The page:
That is not to say that GA State is singularly terrible. In fact, it is a better choice than many schools that are similarly-regarded because it is cheaper and does appear to place a little bit better albeit into not very desirable legal jobs. Between GA State and Northeastern, I think GA State is the clear winner simply because it is much cheaper, but TCR is to retake the LSAT and get some much better options on the table.

User avatar
BruceWayne
Posts: 2032
Joined: Sat Aug 14, 2010 9:36 pm

Re: Northeastern v. Georgia State

Postby BruceWayne » Mon Jan 21, 2013 12:52 pm

Chelle could you share the opportunities in Atlanta that you're talking about with us? I'm not being sarcastic--totally serious.

PRgradBYU
Posts: 1419
Joined: Thu Jan 10, 2013 8:04 pm

Re: Northeastern v. Georgia State

Postby PRgradBYU » Mon Jan 21, 2013 5:23 pm

chelle26 wrote:I hear all of you about it still not being a good enough school, but I also hear from a lot of practicing lawyers that it's better to go to a lower ranked regional school and be in the upper echelon than to go to a t14 school and be nobody.


LST is a more credible source than "I hear from a lot of practicing lawyers," no offense.

chelle26 wrote:I'm only seeing negative feedback about that school.


Take the hint.

linquest
Posts: 143
Joined: Sat Apr 12, 2008 11:06 am

Re: Northeastern v. Georgia State

Postby linquest » Wed Jan 23, 2013 1:31 am

Northeastern grad here. Not voting either way (I don't have enough information about you to have an opinion), but I wanted to correct and expound on some information here.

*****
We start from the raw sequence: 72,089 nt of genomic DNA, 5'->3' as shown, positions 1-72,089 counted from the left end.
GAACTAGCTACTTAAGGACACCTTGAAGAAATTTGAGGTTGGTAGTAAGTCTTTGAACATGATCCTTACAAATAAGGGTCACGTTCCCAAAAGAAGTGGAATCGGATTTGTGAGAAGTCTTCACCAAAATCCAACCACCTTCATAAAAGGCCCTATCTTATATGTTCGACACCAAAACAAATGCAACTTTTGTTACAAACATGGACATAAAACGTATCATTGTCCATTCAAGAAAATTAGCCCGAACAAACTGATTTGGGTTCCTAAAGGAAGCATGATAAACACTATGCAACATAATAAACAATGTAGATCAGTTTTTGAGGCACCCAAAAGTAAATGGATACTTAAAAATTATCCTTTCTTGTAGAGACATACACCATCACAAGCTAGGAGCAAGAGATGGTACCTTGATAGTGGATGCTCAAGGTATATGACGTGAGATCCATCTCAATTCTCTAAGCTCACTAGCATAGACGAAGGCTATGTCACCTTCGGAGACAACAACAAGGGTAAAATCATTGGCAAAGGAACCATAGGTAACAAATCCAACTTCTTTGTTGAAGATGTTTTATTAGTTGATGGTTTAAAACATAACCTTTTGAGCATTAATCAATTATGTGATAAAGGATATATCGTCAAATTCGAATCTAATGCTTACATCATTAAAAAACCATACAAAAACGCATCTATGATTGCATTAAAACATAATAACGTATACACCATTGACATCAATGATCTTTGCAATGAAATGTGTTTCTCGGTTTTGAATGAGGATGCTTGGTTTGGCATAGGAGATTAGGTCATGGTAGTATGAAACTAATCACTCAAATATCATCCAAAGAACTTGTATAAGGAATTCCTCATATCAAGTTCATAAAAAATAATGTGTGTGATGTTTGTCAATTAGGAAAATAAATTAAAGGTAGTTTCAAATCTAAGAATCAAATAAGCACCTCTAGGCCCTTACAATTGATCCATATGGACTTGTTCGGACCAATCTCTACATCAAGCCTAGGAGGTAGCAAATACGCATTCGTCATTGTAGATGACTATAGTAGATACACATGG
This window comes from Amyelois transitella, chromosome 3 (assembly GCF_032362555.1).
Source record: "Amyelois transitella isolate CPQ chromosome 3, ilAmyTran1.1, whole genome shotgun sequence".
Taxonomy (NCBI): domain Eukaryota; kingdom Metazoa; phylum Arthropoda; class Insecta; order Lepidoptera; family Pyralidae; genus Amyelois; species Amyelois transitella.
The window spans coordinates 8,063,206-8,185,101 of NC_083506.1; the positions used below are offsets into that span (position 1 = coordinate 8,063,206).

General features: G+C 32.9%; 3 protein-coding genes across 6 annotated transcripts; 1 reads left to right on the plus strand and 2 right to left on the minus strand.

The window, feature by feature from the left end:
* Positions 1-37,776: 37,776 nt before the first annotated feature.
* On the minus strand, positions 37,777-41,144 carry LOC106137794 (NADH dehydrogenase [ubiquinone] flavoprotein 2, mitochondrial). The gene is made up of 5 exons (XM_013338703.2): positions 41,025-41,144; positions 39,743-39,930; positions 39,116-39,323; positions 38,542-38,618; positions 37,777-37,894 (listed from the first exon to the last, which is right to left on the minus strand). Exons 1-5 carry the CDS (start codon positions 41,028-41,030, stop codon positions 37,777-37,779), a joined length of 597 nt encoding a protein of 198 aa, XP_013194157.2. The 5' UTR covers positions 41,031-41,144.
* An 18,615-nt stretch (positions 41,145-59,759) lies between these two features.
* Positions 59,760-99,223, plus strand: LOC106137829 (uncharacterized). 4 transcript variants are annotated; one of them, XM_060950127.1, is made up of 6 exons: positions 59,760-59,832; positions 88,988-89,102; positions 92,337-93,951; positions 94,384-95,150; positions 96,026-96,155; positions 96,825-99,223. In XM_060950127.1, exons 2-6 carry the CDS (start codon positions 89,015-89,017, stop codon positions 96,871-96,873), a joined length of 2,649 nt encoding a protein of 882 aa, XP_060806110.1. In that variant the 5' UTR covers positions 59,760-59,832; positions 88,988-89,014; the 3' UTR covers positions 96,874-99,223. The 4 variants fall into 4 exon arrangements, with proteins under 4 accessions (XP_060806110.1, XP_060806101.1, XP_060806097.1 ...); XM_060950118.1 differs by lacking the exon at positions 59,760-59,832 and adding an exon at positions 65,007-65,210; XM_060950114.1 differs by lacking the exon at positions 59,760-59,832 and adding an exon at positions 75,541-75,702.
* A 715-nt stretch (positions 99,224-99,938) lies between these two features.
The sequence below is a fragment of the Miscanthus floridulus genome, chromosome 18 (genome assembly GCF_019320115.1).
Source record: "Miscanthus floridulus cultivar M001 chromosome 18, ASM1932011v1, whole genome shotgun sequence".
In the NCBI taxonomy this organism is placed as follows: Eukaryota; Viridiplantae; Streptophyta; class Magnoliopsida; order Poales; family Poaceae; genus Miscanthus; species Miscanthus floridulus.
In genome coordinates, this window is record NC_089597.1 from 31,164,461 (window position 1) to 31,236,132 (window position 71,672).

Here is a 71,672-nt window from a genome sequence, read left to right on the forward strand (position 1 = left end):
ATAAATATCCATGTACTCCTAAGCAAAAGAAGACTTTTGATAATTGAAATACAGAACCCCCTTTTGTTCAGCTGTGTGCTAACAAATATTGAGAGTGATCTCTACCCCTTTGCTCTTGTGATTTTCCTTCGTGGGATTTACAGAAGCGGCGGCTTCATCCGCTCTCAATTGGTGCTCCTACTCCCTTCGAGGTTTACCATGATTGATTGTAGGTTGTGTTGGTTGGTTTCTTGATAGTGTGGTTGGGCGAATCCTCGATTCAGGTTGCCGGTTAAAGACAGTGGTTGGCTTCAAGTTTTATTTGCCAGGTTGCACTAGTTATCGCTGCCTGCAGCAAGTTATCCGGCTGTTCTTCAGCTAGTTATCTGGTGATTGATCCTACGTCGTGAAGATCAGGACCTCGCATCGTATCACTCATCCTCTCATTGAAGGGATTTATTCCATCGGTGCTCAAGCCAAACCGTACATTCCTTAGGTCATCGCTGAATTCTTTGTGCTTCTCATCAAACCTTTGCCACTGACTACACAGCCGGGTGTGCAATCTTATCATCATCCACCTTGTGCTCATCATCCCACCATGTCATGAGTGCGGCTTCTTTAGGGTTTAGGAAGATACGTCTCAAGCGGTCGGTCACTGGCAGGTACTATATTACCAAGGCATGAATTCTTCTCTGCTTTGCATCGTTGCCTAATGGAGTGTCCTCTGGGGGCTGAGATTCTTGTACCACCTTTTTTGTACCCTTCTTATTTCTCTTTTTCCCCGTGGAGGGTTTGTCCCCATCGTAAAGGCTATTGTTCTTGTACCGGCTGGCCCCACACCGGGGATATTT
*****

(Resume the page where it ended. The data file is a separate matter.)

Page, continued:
Richie Tenenbaum wrote:3) Going to Northeastern with the goal of getting a legal job in a different state is most definitely a bad idea.
4) I've only read the description on Northeastern's website, but their co-op program does not seem that special. First off, everyone is trying to do legal work during the summers. That's not special. Plus, Northeastern having classes in part of the summer time might be a headache and potentially limit some of the stuff you can do in the summer. Secondly, internships during the school year are fairly common. That's part of the reason why it's a good idea to go to a school in an area you want to work.


The co-op system: The NUSL co-op system is totally unique. It consists of 4 _full-time_ internships because we're on a quarter system in the 2L/3L years. You can do either winter/summer or spring/fall rotations between classes/co-ops (more explanation of the system here- --LinkRemoved-- ). Being available full-time outside of summer can be a huge advantage because most students from other schools are not- you have less competition for more "prestigious" employers (i.e. fed judges and corporate firms) and you typically get more facetime and feedback from attorneys/supervisors since there will be fewer (if any) fellow interns to divide attention.

You'll have to research the stats, but I wouldn't be surprised if historically, NUSL graduates are placed more frequently/further outside of the Boston region than GSU students are outside of Atlanta. Part of this is simply due to the fact that NUSL has a HUGE out-of-state population, and few of them are committed to staying in Boston after they matriculate. When I was at NUSL, it seemed like less than half the students from entering classes were MA residents. I hear that the out-of-state population at GSU is only 10%. And yes, the opportunity to co-op in multiple markets in addition to Boston helps you develop contacts and demonstrate interest in working in a different region. There's a strong alumni presence in NYC, DC, and San Francisco.

As far as transferring to GSU, you might want to ask GSU Admissions if they've ever admitted a transfer student from NUSL. I had classmates that transferred to BU, BC, and lower-ranked law schools (for family reasons), but don't know about other T1/T2 schools.

Also, please don't ever, ever tell an attorney you want to practice "international law" unless you're aiming for a condescending eye roll. It's like saying, "I want to specialize in American law."

User avatar
cahwc12
Posts: 941
Joined: Mon Jul 02, 2012 4:49 pm

Re: Northeastern v. Georgia State

Postby cahwc12 » Wed Jan 23, 2013 10:50 am